leader: all the devil’s works
kids/congregation/me: we send to the cross of Christ

This one, of course, is a little scary because while we’d like to demonize someone else and name their works as those of the devil, we know deep down that some of our own works are marked by something other than the incarnational love of the king. So we know that to send the devil’s works, all of them, to the cross of Christ is actually to send a chunk of ourselves to die in uncertainty. We throw our perceived or desired success. We throw some of our pleasures and comforts that require the pain and heartache of others for us to afford them. We throw our reasons for why what affects us is more important that what affects the “others”. We throw our grudges and our bitterness and our stinginess and our insecurities and our greeds. It’s like we are taking off all of our clothes and throwing them up there to the cross of Christ. Then we find ourselves, if we dare throw all that up there, naked and embarrassed at what we actually look like now. I often can’t even get around to throwing my arm forward to send the devil’s works to the cross of Christ as the children are throwing it even more dramatically. Their innocent leading makes me feel a little more like a fraud if I were to join them.

leader: all our hopes
kids/congregation/me: we set on the risen Christ. 

The leader isn’t hurling anything forward to the cross anymore, and neither are the children. Their hands are up and usually open. Reaching out to the only place we know to reach with our fragile little arms to communicate where the kingdom has come in Christ’s resurrection, we reach up and out to the skies because we know there is more out there than we have ever understood. We know, too, that right here in the moment and in the space and in the wrestling brother and sister who’ve now been center stage too long to remember their mother’s threat of an after church mingling with no snacks if they misbehave, we are reaching out to something that we must have.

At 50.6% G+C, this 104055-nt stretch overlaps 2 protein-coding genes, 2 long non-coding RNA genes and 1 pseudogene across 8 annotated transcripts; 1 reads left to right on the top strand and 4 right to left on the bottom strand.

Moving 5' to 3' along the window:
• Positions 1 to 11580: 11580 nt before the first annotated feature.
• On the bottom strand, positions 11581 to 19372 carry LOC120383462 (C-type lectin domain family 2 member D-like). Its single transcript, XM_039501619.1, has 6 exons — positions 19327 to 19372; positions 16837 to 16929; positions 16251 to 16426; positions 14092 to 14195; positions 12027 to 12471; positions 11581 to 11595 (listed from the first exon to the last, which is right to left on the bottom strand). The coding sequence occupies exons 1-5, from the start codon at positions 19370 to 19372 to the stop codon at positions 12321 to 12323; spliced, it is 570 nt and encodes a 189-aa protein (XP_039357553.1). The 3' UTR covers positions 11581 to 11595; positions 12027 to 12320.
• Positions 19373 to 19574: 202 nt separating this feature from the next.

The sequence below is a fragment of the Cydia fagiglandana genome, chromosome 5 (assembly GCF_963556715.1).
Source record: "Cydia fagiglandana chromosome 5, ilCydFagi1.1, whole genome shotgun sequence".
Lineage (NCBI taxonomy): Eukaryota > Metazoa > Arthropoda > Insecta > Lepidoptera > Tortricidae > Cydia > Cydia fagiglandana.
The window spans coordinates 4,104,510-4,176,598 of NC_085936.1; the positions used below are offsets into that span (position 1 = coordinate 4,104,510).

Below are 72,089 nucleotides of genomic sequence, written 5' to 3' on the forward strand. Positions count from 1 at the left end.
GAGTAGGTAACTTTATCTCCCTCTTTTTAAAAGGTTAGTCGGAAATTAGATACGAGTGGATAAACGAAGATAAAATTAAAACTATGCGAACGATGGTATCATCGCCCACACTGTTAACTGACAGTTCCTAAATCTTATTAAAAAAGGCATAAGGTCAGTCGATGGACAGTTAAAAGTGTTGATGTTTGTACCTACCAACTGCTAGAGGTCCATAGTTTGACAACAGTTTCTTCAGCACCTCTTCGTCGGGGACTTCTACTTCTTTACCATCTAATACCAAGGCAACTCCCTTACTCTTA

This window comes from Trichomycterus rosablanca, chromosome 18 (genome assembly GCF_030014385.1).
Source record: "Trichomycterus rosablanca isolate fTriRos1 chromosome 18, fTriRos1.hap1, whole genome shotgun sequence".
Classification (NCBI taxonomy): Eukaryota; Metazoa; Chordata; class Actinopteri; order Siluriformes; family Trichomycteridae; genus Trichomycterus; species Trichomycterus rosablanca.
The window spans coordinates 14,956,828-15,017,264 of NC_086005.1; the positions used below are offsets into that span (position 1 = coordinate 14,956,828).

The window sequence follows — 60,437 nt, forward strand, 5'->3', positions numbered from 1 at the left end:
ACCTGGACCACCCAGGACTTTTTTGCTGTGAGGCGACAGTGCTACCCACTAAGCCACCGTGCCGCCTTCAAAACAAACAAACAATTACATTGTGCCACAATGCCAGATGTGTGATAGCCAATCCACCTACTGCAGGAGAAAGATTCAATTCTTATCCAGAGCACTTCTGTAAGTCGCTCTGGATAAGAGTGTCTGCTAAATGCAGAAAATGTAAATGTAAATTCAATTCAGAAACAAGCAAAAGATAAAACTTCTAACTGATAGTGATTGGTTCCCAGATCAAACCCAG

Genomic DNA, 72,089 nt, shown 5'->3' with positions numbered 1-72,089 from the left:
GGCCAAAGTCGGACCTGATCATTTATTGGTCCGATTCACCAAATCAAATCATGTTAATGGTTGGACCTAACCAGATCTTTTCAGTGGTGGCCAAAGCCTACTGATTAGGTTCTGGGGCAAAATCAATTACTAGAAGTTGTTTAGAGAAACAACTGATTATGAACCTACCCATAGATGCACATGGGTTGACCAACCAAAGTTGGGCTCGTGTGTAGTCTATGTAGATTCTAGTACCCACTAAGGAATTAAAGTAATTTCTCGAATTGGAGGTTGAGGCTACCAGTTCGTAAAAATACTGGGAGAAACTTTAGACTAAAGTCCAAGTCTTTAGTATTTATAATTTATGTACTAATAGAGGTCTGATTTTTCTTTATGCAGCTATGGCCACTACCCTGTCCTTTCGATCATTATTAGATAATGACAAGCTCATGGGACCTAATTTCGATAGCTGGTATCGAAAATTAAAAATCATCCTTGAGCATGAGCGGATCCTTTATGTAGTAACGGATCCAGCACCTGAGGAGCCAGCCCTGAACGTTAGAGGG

That hope we are reaching out for as if our lives and sanity and humanity depended on it.

We’ve been brave enough to speak out loud with our words and our bodies of our problems, our difficulties, and the devil’s works that we have co-opted and coauthored. Because of the courage of the kids and the costume of the priest, and because even our choking-up makes us know we must be telling a little more of the truth than usual, I’m able to lift up my right arm to the unknown skies, or the ceiling of this sad little building, and decide to set my hopes toward the impossible kingdom that I can’t stop thinking about, and the impossible king who has been causing impossible problems in our storylines since the very first story was ever set in motion.